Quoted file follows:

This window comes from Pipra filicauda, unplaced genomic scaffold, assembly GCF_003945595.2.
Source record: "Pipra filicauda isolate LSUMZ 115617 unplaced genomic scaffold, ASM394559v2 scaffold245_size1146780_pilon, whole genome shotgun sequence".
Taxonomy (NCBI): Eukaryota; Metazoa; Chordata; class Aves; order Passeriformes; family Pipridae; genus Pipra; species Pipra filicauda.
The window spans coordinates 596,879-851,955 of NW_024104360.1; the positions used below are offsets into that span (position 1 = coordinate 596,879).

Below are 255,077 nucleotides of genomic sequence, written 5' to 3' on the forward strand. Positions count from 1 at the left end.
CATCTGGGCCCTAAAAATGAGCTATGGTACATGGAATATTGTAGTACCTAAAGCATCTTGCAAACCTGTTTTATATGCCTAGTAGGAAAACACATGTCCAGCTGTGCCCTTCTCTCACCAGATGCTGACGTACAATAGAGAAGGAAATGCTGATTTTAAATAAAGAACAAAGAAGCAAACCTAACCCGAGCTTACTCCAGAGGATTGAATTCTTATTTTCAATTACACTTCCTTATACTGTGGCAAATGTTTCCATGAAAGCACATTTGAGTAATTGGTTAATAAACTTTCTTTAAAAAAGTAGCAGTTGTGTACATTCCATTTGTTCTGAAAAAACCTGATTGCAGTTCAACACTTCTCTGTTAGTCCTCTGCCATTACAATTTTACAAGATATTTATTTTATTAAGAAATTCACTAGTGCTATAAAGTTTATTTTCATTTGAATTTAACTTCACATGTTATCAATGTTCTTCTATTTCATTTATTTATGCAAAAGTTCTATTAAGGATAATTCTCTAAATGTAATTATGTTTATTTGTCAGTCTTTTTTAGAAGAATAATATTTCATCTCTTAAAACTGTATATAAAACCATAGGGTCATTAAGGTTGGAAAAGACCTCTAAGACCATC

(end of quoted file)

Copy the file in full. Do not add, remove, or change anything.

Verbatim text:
This window comes from Pipra filicauda, unplaced genomic scaffold, assembly GCF_003945595.2.
Source record: "Pipra filicauda isolate LSUMZ 115617 unplaced genomic scaffold, ASM394559v2 scaffold245_size1146780_pilon, whole genome shotgun sequence".
Taxonomy (NCBI): Eukaryota; Metazoa; Chordata; class Aves; order Passeriformes; family Pipridae; genus Pipra; species Pipra filicauda.
The window spans coordinates 596,879-851,955 of NW_024104360.1; the positions used below are offsets into that span (position 1 = coordinate 596,879).

Below are 255,077 nucleotides of genomic sequence, written 5' to 3' on the forward strand. Positions count from 1 at the left end.
CATCTGGGCCCTAAAAATGAGCTATGGTACATGGAATATTGTAGTACCTAAAGCATCTTGCAAACCTGTTTTATATGCCTAGTAGGAAAACACATGTCCAGCTGTGCCCTTCTCTCACCAGATGCTGACGTACAATAGAGAAGGAAATGCTGATTTTAAATAAAGAACAAAGAAGCAAACCTAACCCGAGCTTACTCCAGAGGATTGAATTCTTATTTTCAATTACACTTCCTTATACTGTGGCAAATGTTTCCATGAAAGCACATTTGAGTAATTGGTTAATAAACTTTCTTTAAAAAAGTAGCAGTTGTGTACATTCCATTTGTTCTGAAAAAACCTGATTGCAGTTCAACACTTCTCTGTTAGTCCTCTGCCATTACAATTTTACAAGATATTTATTTTATTAAGAAATTCACTAGTGCTATAAAGTTTATTTTCATTTGAATTTAACTTCACATGTTATCAATGTTCTTCTATTTCATTTATTTATGCAAAAGTTCTATTAAGGATAATTCTCTAAATGTAATTATGTTTATTTGTCAGTCTTTTTTAGAAGAATAATATTTCATCTCTTAAAACTGTATATAAAACCATAGGGTCATTAAGGTTGGAAAAGACCTCTAAGACCATC